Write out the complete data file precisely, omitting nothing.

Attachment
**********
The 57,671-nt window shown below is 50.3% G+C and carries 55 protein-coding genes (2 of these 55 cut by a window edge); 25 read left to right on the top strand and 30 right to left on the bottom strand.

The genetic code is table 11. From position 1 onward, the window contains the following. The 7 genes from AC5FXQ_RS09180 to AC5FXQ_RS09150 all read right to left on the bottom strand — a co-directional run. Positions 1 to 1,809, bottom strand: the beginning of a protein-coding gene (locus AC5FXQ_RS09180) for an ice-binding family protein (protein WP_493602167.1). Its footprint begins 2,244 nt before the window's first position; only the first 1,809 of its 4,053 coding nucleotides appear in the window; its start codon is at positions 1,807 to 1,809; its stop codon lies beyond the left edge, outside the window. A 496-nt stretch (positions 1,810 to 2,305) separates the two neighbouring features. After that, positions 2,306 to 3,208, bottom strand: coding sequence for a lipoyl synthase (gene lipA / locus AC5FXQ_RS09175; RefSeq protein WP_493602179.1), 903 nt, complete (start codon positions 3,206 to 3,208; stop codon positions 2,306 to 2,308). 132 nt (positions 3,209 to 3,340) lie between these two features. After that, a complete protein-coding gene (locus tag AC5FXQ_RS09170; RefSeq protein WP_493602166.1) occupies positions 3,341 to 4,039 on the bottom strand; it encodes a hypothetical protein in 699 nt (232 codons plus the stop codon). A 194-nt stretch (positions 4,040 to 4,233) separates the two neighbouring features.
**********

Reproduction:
The 57,671-nt window shown below is 50.3% G+C and carries 55 protein-coding genes (2 of these 55 cut by a window edge); 25 read left to right on the top strand and 30 right to left on the bottom strand.

The genetic code is table 11. From position 1 onward, the window contains the following. The 7 genes from AC5FXQ_RS09180 to AC5FXQ_RS09150 all read right to left on the bottom strand — a co-directional run. Positions 1 to 1,809, bottom strand: the beginning of a protein-coding gene (locus AC5FXQ_RS09180) for an ice-binding family protein (protein WP_493602167.1). Its footprint begins 2,244 nt before the window's first position; only the first 1,809 of its 4,053 coding nucleotides appear in the window; its start codon is at positions 1,807 to 1,809; its stop codon lies beyond the left edge, outside the window. A 496-nt stretch (positions 1,810 to 2,305) separates the two neighbouring features. After that, positions 2,306 to 3,208, bottom strand: coding sequence for a lipoyl synthase (gene lipA / locus AC5FXQ_RS09175; RefSeq protein WP_493602179.1), 903 nt, complete (start codon positions 3,206 to 3,208; stop codon positions 2,306 to 2,308). 132 nt (positions 3,209 to 3,340) lie between these two features. After that, a complete protein-coding gene (locus tag AC5FXQ_RS09170; RefSeq protein WP_493602166.1) occupies positions 3,341 to 4,039 on the bottom strand; it encodes a hypothetical protein in 699 nt (232 codons plus the stop codon). A 194-nt stretch (positions 4,040 to 4,233) separates the two neighbouring features.